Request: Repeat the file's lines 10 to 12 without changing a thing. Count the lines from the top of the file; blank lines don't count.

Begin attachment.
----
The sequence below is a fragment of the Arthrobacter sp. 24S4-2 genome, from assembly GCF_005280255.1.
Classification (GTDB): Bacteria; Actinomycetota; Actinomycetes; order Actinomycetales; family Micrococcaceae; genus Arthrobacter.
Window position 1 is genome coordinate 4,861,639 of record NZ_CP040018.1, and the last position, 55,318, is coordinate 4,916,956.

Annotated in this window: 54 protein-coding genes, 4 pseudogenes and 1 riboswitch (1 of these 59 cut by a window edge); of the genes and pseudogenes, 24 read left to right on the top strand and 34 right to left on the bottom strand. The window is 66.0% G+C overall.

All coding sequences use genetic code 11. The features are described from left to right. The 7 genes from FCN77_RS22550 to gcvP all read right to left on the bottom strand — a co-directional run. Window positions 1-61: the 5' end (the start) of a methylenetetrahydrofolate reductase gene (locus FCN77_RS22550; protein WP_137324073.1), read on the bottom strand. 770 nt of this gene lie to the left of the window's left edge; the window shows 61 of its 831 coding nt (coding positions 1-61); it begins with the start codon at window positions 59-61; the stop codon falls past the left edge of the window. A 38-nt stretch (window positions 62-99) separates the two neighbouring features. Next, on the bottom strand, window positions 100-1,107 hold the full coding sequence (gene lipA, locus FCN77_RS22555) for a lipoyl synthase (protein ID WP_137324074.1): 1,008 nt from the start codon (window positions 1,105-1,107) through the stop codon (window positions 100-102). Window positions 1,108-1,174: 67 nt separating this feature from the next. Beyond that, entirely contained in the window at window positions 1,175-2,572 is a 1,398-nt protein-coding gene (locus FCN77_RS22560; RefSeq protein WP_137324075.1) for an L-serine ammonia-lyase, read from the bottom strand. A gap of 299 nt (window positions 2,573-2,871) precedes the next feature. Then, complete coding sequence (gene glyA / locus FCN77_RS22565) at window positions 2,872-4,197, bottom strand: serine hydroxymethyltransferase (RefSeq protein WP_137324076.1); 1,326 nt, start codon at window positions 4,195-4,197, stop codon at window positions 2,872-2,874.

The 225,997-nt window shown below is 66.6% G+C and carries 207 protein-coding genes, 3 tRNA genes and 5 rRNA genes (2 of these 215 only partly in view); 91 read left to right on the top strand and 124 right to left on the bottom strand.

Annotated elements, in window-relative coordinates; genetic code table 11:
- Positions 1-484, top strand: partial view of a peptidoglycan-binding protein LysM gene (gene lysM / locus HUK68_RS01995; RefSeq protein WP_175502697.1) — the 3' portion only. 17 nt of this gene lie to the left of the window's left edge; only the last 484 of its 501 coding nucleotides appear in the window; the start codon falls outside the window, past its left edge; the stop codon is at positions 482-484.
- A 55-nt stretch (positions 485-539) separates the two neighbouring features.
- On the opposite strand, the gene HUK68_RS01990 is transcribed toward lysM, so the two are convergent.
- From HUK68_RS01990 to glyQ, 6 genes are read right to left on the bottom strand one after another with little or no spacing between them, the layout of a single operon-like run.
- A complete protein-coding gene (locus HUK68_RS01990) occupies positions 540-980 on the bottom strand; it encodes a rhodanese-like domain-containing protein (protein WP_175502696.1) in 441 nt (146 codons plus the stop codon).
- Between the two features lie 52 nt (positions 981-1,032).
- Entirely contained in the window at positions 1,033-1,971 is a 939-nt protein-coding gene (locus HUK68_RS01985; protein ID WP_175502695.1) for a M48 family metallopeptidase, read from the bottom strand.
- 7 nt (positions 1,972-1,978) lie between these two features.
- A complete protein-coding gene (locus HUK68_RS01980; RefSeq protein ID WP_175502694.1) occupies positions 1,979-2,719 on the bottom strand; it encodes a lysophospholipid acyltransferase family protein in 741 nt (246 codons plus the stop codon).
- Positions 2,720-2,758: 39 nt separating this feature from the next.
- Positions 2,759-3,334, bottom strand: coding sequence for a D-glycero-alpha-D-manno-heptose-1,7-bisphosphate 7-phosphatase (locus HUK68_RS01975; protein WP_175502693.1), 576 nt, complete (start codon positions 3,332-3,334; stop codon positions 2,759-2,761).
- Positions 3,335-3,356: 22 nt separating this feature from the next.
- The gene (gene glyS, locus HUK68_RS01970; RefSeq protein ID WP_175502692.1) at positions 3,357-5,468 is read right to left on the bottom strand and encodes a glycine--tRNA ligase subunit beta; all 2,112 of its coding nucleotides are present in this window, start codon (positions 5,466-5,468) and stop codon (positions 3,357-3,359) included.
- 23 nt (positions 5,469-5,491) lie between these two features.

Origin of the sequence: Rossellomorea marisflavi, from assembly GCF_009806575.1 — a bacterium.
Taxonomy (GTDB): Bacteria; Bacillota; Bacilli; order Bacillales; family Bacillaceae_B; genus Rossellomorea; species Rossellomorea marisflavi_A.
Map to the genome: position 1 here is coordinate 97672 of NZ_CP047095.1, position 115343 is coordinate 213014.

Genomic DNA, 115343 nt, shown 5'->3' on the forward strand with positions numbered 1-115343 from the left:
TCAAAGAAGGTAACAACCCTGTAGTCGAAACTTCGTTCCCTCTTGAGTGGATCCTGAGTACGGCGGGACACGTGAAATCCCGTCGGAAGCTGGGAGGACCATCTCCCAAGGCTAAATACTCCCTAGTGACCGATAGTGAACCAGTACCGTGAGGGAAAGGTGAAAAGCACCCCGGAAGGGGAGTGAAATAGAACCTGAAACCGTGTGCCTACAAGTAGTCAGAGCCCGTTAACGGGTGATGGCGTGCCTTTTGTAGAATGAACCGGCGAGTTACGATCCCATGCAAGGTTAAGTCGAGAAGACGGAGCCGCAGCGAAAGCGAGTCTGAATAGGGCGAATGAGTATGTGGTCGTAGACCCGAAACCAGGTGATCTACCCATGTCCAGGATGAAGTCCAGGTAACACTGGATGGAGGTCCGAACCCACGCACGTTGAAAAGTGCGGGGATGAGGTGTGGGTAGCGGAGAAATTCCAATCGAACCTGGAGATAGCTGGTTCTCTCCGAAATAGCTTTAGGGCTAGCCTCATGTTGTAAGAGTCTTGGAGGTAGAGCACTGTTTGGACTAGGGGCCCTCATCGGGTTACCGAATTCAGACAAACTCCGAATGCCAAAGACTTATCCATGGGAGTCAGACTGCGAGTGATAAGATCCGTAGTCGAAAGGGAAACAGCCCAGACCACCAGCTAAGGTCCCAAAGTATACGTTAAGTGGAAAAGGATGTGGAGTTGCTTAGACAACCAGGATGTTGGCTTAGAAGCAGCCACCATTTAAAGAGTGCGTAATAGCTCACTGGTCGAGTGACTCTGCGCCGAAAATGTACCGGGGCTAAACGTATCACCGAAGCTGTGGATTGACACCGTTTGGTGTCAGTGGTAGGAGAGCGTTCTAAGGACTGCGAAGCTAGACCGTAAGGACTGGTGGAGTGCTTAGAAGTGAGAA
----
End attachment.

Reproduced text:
- On the opposite strand, the gene HUK68_RS01990 is transcribed toward lysM, so the two are convergent.
- From HUK68_RS01990 to glyQ, 6 genes are read right to left on the bottom strand one after another with little or no spacing between them, the layout of a single operon-like run.
- A complete protein-coding gene (locus HUK68_RS01990) occupies positions 540-980 on the bottom strand; it encodes a rhodanese-like domain-containing protein (protein WP_175502696.1) in 441 nt (146 codons plus the stop codon).